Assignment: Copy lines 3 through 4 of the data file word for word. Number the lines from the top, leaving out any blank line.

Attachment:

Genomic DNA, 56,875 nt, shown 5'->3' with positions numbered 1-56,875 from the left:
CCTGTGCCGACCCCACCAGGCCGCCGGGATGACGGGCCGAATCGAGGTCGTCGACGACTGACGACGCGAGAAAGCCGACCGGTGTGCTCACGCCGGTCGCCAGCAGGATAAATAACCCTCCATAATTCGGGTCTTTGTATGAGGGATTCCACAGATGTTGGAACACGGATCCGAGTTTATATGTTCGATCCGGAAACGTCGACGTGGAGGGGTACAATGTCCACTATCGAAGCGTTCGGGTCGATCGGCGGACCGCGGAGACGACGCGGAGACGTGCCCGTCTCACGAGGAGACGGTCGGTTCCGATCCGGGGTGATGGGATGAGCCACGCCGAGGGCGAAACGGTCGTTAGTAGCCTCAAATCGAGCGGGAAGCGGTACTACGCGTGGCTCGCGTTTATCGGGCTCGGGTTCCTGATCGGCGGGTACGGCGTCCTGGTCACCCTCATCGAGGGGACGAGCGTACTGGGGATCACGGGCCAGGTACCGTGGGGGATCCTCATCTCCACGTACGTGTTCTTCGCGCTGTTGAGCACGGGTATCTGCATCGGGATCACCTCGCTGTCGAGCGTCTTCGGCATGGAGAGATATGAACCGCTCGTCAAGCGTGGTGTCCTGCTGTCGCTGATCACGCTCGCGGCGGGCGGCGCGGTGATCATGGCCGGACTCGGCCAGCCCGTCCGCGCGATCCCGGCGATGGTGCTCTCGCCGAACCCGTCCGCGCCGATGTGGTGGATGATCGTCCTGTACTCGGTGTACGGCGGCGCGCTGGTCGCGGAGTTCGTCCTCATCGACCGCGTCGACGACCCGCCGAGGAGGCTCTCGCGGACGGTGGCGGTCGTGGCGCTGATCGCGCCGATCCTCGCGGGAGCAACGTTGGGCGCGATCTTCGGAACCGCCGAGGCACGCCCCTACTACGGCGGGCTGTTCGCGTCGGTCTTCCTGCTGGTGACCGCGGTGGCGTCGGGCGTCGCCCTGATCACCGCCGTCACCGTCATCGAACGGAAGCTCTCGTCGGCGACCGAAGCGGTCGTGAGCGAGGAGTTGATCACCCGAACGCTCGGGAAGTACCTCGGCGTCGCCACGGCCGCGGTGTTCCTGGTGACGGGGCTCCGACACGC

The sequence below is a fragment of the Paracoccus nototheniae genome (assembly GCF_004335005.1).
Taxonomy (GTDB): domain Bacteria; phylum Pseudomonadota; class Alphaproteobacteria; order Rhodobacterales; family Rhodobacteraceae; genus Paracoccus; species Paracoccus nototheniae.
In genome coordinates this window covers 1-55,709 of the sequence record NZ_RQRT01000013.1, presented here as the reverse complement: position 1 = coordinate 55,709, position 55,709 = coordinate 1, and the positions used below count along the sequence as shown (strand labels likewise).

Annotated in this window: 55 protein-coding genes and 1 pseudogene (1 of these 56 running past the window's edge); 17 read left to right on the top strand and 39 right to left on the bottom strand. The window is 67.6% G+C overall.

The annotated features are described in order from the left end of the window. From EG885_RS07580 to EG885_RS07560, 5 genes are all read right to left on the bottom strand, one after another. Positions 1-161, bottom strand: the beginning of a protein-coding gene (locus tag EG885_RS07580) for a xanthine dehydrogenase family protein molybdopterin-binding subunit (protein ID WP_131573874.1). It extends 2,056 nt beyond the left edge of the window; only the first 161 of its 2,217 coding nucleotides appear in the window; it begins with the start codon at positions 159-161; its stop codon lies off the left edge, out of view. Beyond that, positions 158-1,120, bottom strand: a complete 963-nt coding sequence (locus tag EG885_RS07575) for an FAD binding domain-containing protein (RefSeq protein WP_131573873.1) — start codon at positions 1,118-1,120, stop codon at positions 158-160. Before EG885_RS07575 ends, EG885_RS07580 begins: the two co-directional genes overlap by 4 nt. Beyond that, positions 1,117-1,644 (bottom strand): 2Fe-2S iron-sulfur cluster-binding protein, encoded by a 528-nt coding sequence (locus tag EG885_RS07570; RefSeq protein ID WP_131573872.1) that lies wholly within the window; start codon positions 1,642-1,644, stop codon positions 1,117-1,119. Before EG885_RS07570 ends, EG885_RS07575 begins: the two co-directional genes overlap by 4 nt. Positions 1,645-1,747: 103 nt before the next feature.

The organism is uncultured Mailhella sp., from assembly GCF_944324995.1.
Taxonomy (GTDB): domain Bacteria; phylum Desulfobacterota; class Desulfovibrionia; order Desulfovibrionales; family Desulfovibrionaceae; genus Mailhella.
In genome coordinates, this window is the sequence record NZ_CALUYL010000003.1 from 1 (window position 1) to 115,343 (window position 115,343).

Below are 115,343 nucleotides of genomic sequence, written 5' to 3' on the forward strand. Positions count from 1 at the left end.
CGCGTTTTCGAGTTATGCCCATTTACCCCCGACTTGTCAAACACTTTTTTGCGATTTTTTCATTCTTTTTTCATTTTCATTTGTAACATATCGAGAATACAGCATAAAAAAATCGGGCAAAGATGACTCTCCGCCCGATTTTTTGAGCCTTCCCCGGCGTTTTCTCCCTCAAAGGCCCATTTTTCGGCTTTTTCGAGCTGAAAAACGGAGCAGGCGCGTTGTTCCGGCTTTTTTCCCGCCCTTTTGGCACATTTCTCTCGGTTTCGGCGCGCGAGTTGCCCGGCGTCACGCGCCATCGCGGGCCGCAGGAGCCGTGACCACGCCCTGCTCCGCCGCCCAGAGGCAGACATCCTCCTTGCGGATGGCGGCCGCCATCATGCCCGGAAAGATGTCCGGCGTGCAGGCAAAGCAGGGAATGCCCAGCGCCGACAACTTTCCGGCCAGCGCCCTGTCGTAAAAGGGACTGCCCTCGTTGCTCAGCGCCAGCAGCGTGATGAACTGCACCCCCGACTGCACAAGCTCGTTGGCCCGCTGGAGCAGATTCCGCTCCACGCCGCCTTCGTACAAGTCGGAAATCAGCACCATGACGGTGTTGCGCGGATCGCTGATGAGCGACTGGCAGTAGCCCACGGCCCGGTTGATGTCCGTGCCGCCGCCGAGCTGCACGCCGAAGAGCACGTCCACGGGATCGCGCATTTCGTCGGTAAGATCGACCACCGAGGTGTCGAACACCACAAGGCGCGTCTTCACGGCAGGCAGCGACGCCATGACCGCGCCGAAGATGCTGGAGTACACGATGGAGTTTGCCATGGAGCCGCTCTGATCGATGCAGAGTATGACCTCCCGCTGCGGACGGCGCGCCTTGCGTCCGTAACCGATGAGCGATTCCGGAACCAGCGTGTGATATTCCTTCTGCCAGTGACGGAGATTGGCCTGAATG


The sequence below is a fragment of the Paracoccus nototheniae genome (assembly GCF_004335005.1).
Taxonomy (GTDB): domain Bacteria; phylum Pseudomonadota; class Alphaproteobacteria; order Rhodobacterales; family Rhodobacteraceae; genus Paracoccus; species Paracoccus nototheniae.